U.S. CHALLENGING TIMES
"Lower for longer" are the words being used to describe the oil and natural gas economic outlook for 2016, creating another whack at West Virginia's energy sector.
U.S. natural gas production could decline in 2016 for the first time in a decade, driven by low oil prices after 10 years of gangbusters growth from shale plays.
To understand the decline in the shale market, look no further than the north-central part of West Virginia. The U.S. Energy Information Administration says production in that fast-growing field will decline primarily because of depressed gas prices.
Recent data supports signs of a slowdown. The number of rigs in the state's oilfields has dwindled in recent months to its lowest since 2011, and drillers — including Chesapeake Energy Corp. and Cabot Oil & Gas Corp. — have temporarily shut down some production due to weak regional prices.
"Relatively low gas prices, combined with low oil prices, have slowed drilling in the Marcellus (Shale) so production from new wells is only offsetting the decline in old wells," said EIA lead upstream analyst Dana Van Wagener.
The EIA forecast prices in parts of the Marcellus would remain below $2 through 2016 and not exceed $4 until 2020.
"Many of the noncore areas of the Marcellus need prices to be sustained near $5 or above to be economic to develop," Van Wagener said, noting that price level would probably not be realized until around 2025.
This means more tough news for companies that only a couple years ago were living like nobility. With holdings in oil and natural gas reserves at record highs, 2015 was a year of pauper profits, if not flat out losses.
With the distressed markets, a number of oil and gas companies slashed their workforces, stopped drilling and even filed for bankruptcy protection.
It's obvious why the industry is in a funk — weak prices. That in turn has a domino effect on satellite industries, such as exploration and production. Similarly, drilling and oilfield services sectors have taken a hit, too.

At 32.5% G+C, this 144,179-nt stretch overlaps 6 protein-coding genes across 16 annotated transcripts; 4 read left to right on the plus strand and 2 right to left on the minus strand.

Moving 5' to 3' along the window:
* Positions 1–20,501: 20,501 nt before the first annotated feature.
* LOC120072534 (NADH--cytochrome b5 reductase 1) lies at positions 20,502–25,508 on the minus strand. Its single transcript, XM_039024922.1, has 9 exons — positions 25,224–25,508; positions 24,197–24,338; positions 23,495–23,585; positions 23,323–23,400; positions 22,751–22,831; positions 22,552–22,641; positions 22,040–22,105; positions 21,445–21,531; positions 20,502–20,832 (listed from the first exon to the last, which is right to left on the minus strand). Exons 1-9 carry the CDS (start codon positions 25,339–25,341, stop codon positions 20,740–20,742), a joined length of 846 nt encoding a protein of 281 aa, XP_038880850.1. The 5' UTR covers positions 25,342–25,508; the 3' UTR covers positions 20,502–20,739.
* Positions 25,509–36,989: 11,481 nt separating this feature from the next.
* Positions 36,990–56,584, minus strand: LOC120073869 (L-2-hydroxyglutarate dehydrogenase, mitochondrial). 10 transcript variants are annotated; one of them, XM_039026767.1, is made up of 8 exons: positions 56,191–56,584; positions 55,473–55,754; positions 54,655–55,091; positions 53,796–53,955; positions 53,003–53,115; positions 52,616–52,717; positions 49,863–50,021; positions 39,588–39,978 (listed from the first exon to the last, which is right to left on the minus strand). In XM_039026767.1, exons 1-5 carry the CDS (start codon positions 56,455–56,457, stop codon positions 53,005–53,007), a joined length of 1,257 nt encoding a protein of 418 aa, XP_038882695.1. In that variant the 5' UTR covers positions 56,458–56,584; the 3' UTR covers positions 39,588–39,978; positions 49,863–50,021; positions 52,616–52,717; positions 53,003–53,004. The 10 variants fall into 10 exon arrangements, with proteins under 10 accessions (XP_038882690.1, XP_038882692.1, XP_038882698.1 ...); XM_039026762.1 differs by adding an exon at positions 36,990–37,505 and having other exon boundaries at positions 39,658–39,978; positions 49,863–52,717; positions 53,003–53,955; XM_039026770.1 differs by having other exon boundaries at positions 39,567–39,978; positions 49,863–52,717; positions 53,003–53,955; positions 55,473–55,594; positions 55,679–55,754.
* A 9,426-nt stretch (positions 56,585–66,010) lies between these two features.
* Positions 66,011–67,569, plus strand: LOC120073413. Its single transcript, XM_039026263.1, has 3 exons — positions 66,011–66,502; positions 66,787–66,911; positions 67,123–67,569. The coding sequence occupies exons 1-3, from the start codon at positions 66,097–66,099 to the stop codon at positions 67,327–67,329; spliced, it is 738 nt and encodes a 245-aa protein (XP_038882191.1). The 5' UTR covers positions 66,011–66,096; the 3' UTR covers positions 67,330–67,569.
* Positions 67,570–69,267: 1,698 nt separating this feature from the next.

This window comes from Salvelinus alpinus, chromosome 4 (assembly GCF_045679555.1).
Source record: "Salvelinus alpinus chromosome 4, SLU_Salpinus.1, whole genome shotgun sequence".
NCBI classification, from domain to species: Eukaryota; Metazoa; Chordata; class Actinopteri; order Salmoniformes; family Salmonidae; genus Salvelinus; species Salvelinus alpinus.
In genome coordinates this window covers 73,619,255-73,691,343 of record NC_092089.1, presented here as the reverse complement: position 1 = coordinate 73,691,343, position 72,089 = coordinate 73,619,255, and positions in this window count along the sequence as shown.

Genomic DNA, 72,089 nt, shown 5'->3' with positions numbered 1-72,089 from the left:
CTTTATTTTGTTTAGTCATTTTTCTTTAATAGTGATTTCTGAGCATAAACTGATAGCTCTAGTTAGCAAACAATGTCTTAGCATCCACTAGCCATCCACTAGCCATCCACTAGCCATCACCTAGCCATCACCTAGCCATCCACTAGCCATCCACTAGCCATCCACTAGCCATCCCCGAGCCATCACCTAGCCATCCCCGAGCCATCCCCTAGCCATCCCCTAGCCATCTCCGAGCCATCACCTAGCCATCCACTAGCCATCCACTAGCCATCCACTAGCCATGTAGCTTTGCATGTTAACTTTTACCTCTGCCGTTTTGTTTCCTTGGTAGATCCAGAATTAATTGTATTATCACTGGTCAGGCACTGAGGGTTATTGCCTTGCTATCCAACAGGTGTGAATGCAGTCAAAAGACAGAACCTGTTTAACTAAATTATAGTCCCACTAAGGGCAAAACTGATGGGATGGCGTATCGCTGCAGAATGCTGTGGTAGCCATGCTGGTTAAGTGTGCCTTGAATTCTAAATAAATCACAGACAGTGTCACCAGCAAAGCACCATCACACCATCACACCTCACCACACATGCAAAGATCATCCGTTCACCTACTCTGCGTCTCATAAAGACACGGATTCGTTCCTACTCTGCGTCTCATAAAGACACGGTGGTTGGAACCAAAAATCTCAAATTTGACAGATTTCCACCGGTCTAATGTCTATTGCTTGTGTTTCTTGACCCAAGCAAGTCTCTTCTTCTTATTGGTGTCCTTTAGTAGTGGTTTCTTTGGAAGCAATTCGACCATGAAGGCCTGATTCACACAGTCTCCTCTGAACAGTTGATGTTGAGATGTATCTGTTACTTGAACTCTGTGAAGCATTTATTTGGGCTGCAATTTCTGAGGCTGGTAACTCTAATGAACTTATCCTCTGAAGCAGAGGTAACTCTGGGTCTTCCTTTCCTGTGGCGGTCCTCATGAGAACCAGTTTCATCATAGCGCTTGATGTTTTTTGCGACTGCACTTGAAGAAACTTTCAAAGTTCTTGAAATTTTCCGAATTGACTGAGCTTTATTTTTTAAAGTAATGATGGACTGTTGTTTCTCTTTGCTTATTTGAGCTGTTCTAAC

Tighter access to financing has made near-term debt — any debt due within a year — a risky bet for any company in the field.
As a result, the news is currently filled with oil and gas companies slashing capital budgets, which will continue into 2016, Wall Street oracles predict.
Hardest hit, according to Moody's Investors Service, will be small operations, those that don't have large sums of cash in reserve. The investor service states that 22 percent of exploration and production companies and oilfield services outfits are small operations.
Their default, Moody's predicts, "will likely double by mid-2016."
Since the oil and gas industry is capital-intensive, companies — especially small ones — will continue to struggle to find more financing.
Falling commodity prices are also reducing the value of companies, exploration and production as well as field services. While hedging paid off for some smaller companies this year, analysts said that won't be the case in 2016.
Any talk of production cutbacks is an early sign that low oil and natural gas prices have slowed the U.S. shale gas boom that has revolutionized global markets and is expected to transform the nation into a net exporter of gas by the end of the decade.
But not everyone is a doomsayer. The oil and natural gas markets are hurting, but some are still optimistic that 2016 could be a good year.
"It all depends on market prices. If we get higher gas and oil prices in the next three or four months, then gas production won't decline next year," said Randall Collum, managing director of Supply Analytics, at energy data provider Genscape, which expects gas production to fall 1.1 billion cubic feet daily (bcfd) next year.
Bank of America's call is for a 1.3-bcfd production decline next year due to declining growth in output from the Marcellus and Utica shales in the Northeast in response to a 50 percent drop in natural gas liquids prices, which are linked to oil prices.
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